where n is an integer. Angle θ must be changed until a pattern is obtained. 
_{ } If the path difference = nλ , constructive interference occurs. Equating AB + BC = nλ , we get: 2d sin θ = n λ 
Polarization:
As we already know, electromagnetic waves or light waves are generated as a result of electric charge oscillations. If the frequencies of such waves are in the visible range, we can see them. We have also learned that electromagnetic waves are of transverse type and there are two oscillating vectors that travel with each pulse perpendicular to the propagation direction. One is the electric field vector E and the other is a magnetic field vector B as shown below:
Figure 9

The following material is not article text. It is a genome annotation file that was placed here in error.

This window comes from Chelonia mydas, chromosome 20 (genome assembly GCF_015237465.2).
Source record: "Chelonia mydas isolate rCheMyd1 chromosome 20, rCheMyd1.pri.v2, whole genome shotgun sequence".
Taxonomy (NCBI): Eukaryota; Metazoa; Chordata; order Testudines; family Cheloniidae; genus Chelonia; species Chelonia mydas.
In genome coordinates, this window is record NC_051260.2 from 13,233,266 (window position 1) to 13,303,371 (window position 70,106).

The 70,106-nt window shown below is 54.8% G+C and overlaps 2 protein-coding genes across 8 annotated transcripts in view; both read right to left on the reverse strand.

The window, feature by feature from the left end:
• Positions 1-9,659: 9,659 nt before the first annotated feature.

If a charge keeps oscillating up and down as shown in this figure, the generated pulses of E&M waves travel along the xaxis as shown. Note that only the pulses traveling to the right are shown. The pulses traveling to the left and any other horizontal direction are not shown here. We know that as the electrons of atoms spin around their nuclei and make transitions to their higher orbits, they keep changing their planes of oscillation, some several hundred billion times or more per second. The up and down vectors shown for charge q at the origin, in the above figure, is only one direction of oscillation out of some trillions possible directions of oscillation. Accordingly, the electric field vector E does change its oscillation direction the same number of times. It is the electric field vector that we emphasize on, in this topic. For our current discussion, we will set aside the magnetic effect. Fig. 10 show 3 possible directions of oscillation that appear to be like 6 possible directions of oscillation; in fact there are only 3.